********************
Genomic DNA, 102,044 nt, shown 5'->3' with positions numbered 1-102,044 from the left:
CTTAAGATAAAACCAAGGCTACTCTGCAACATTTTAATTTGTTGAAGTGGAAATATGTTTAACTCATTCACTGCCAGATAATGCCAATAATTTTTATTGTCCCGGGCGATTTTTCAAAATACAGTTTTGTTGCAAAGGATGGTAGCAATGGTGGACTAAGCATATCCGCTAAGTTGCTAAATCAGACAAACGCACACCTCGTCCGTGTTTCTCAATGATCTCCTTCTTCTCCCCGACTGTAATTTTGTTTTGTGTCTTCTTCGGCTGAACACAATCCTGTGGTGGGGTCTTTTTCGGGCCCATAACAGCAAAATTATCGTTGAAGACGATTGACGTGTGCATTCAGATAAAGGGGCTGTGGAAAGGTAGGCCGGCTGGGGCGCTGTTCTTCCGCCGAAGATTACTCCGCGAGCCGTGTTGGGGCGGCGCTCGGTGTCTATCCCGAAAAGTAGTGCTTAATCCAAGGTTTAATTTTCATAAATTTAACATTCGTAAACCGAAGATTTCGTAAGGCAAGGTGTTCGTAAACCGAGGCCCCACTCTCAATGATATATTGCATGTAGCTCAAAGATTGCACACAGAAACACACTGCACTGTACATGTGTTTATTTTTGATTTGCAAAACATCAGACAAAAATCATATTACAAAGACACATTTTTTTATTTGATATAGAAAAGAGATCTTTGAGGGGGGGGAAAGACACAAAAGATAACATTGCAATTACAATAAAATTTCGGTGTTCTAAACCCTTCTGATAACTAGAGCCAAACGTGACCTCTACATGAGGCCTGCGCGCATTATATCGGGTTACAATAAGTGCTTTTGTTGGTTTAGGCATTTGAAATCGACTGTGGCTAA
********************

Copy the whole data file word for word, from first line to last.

Genomic DNA, 102,044 nt, shown 5'->3' with positions numbered 1-102,044 from the left:
CTTAAGATAAAACCAAGGCTACTCTGCAACATTTTAATTTGTTGAAGTGGAAATATGTTTAACTCATTCACTGCCAGATAATGCCAATAATTTTTATTGTCCCGGGCGATTTTTCAAAATACAGTTTTGTTGCAAAGGATGGTAGCAATGGTGGACTAAGCATATCCGCTAAGTTGCTAAATCAGACAAACGCACACCTCGTCCGTGTTTCTCAATGATCTCCTTCTTCTCCCCGACTGTAATTTTGTTTTGTGTCTTCTTCGGCTGAACACAATCCTGTGGTGGGGTCTTTTTCGGGCCCATAACAGCAAAATTATCGTTGAAGACGATTGACGTGTGCATTCAGATAAAGGGGCTGTGGAAAGGTAGGCCGGCTGGGGCGCTGTTCTTCCGCCGAAGATTACTCCGCGAGCCGTGTTGGGGCGGCGCTCGGTGTCTATCCCGAAAAGTAGTGCTTAATCCAAGGTTTAATTTTCATAAATTTAACATTCGTAAACCGAAGATTTCGTAAGGCAAGGTGTTCGTAAACCGAGGCCCCACTCTCAATGATATATTGCATGTAGCTCAAAGATTGCACACAGAAACACACTGCACTGTACATGTGTTTATTTTTGATTTGCAAAACATCAGACAAAAATCATATTACAAAGACACATTTTTTTATTTGATATAGAAAAGAGATCTTTGAGGGGGGGGAAAGACACAAAAGATAACATTGCAATTACAATAAAATTTCGGTGTTCTAAACCCTTCTGATAACTAGAGCCAAACGTGACCTCTACATGAGGCCTGCGCGCATTATATCGGGTTACAATAAGTGCTTTTGTTGGTTTAGGCATTTGAAATCGACTGTGGCTAA